Benzoic Acid Part 2: “Sour Stuff”

Okay, now that the boring review is over with…

Consider the cell. It doesn’t matter what kind of cell – bacterial, archael, fungal, animal, whatever. It’s still a tiny droplet of slightly salty water, thickened by a bunch of enzymes, other proteins, and various other substances floating around in the water. There’s also one other component that makes this a “cell” rather than soup: a bubble made of fatty material that the droplet is wrapped in, called the cell membrane. Depending on what kind of cell you’re thinking of, there may or may not be a “cell wall” made of some sort of rigid material, with the cell membrane inside of it. There may also be more than one membrane as is the case with the classic “Gram negative” style of bacterium, which has a second “outer” membrane wrapped around its cell wall. If it’s a eukaryotic cell, it’ll even have tiny little “organelles” inside itself wrapped in their own little membranes…but whatever. It’s the innermost one, inside of whatever cell wall may be there but wrapped around the cell’s guts, that we’re concerned with here.

Since stuff that will dissolve readily in water doesn’t tend to dissolve well into fats, and vice-versa, the cell membrane not only prevents stuff dissolved in the water inside the cell from leaking out, it also prevents stuff in the water outside from getting in. This lets a cell maintain itself at near neutral pH even if it happens to live in a very acidic environment, or an appropriate level of, say, sodium salts even if it lives in the Great Salt Lake.

This brings us back again to benzoic acid, which you should recall from the previous post alternates between a dissociated hydrogen-ion-and-benzoate-ion form and a combined, netural form in water. You may have noticed that foods preserved with benzoates tend to be sour, like fruit juices or soda. That’s because “sour” is the flavor of acid, and benzoic acid’s ability to be a preservative is only good in acidic environments

Useless Knowledge Break: the German word for acid is “Saurstoff”. Yes, that is pronounced like “sour stuff”, and no, that is not a coincidence.

An acidic environment means lots of extra hydrogen ions (“protons”) floating around. That also means that when a molecule of benzoic acid splits into a hydrogen ion and benzoate ion, it takes less time before another hydrogen ion comes by and the molecule can recombine again and therefore a bigger majority of the benzoate floating around at any moment is in the combined, somewhat fat-soluble neutral form. In that form, it can soak into a cell membrane if it encounters one.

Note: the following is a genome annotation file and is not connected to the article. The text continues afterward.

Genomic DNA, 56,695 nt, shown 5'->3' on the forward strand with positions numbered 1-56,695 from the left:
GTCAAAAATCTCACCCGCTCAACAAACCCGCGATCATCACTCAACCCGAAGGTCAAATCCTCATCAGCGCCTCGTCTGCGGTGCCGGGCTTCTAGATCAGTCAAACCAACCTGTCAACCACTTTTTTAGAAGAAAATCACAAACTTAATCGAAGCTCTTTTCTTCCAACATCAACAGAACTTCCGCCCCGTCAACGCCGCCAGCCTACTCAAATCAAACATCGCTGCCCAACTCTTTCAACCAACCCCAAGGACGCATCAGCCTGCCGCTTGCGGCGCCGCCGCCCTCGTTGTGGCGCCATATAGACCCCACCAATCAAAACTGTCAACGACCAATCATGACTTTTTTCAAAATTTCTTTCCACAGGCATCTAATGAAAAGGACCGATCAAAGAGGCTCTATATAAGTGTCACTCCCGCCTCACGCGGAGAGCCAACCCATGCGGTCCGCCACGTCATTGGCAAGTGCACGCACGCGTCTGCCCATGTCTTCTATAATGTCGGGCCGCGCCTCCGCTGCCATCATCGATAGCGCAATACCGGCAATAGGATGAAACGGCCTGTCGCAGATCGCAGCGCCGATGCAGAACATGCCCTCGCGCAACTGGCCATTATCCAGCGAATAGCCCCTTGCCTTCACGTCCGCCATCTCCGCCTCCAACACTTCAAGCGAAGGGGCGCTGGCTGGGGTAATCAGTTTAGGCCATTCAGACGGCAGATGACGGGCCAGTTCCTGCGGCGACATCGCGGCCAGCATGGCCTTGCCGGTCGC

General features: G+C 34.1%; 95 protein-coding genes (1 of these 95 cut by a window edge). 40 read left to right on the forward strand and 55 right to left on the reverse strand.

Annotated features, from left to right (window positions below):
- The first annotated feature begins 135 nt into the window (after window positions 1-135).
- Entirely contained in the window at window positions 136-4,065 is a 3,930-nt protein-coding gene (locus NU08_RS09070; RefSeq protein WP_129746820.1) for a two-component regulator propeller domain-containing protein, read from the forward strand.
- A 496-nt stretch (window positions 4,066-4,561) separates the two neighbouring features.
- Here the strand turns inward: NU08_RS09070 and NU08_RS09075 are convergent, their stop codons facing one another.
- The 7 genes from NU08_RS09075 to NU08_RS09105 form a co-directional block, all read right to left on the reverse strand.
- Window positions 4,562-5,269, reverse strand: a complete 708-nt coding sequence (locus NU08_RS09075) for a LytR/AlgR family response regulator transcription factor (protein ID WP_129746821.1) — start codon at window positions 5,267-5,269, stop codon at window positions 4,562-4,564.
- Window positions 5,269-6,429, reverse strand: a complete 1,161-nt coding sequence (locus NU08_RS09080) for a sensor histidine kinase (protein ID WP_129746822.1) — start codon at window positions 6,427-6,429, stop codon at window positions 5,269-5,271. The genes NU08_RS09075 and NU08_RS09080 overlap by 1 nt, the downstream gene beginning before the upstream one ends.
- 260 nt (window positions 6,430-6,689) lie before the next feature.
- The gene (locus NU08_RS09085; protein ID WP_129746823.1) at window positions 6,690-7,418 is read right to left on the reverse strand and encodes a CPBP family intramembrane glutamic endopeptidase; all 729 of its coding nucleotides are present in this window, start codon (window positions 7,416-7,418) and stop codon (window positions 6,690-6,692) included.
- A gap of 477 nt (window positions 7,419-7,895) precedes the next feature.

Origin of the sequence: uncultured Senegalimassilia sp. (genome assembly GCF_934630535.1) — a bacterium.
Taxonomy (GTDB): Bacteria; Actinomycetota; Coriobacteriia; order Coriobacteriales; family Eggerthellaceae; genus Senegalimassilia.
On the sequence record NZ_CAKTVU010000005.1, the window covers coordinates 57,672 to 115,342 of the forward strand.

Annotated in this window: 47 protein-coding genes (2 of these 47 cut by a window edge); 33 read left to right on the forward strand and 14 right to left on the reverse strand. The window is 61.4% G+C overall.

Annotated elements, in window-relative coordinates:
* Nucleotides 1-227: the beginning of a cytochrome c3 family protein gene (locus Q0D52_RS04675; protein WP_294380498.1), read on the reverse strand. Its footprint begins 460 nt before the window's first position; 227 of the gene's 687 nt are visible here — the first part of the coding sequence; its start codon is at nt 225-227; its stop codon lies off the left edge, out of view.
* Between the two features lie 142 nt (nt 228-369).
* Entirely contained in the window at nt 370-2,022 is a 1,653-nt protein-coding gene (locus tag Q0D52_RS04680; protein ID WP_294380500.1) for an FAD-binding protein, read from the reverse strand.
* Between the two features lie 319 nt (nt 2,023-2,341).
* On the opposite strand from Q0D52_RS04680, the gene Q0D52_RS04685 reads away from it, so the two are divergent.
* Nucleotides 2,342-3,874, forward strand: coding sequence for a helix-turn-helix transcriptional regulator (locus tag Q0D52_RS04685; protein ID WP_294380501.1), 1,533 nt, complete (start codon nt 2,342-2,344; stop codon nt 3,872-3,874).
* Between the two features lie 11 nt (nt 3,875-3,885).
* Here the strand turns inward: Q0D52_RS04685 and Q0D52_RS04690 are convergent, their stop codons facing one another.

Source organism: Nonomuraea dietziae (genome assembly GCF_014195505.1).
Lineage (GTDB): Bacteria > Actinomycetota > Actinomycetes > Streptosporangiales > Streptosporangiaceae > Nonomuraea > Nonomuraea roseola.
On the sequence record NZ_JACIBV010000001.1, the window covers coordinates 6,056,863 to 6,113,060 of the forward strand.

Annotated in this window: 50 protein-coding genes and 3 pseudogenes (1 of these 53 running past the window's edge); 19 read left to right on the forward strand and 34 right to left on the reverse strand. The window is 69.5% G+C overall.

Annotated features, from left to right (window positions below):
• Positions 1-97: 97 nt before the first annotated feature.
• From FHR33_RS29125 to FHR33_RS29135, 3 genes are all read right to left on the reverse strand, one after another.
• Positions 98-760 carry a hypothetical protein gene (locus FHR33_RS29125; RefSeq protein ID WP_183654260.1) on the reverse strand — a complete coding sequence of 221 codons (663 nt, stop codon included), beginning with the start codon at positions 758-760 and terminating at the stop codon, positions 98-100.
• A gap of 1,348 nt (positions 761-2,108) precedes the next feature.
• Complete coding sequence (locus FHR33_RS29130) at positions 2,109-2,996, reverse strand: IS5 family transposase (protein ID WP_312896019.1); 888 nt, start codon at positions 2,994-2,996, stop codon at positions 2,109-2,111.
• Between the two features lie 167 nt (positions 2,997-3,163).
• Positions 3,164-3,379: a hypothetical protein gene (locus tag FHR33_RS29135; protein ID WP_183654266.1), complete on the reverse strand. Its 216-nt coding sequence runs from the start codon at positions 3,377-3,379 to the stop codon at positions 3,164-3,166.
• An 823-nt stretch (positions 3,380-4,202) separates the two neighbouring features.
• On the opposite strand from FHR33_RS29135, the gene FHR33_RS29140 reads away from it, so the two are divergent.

If that molecule drifts through the membrane and gets to the inside of the cell, it may touch the less acidic watery environment there and dissociate into ions again and be unable to return through the membrane. The released hydrogen ions mean the inside of the cell becomes more acidic. As of today (20080806), the Wikipedia entry for Sodium Benzoate cites a single paper from the early 1980’s saying that when the inside of a yeast cell gets acidic enough, it prevents a specific step in the energy-generating process from working. This may be true, but there’s more to the story than this.

Obviously the membrane can’t totally seal the cell off from the outside, or the cell would be unable to excrete wastes or take in food molecules, so there are numerous specialized “transport” proteins that stick through the membrane to allow specific kinds of molecules in and out. Lots of biochemical reactions release hydrogen ions, so there are transport proteins that can shove hydrogen ions out of the cell and into the cell’s surroundings. The problem is that all substances naturally diffuse from areas of higher concentration to areas of lower concentration, so in an acidic environment the natural direction that hydrogen ions “want” to flow is into the more neutral cell. These transport proteins can shove the hydrogen ions in the opposite direction, but like pushing a boulder uphill it costs energy. This seems to be the primary reason that benzoic acid prevents bacteria and yeasts from growing – it makes them waste energy that they would be using for growth just to keep taking the hydrogen ions that the benzoic acid helps leak in through the cell membrane and shoving them back outside. The figure above is linked to a page at Helsinki university that discusses this type of preservative action in more detail.

Simple and elegant, and this seems to have been assumed to be the whole explanation for some time. But what happens to the benzoate ion when its hydrogen ion gets pumped away? Does it do anything?

Coming up next: Endocannibalism!

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The Author is (currently) an autodidactic student of Industrial and Environmental microbiology, who is sick of people assuming all microbiology should be medical in nature, and who would really like to be allowed to go to graduate school one of these days now that he's finished his BS in Microbiology (with a bonus AS in Chemistry). He also enjoys exploring the Big Room (the one with the really high blue ceiling and big light that tracks from one side to the other every day) and looking at its contents from unusual mental angles.

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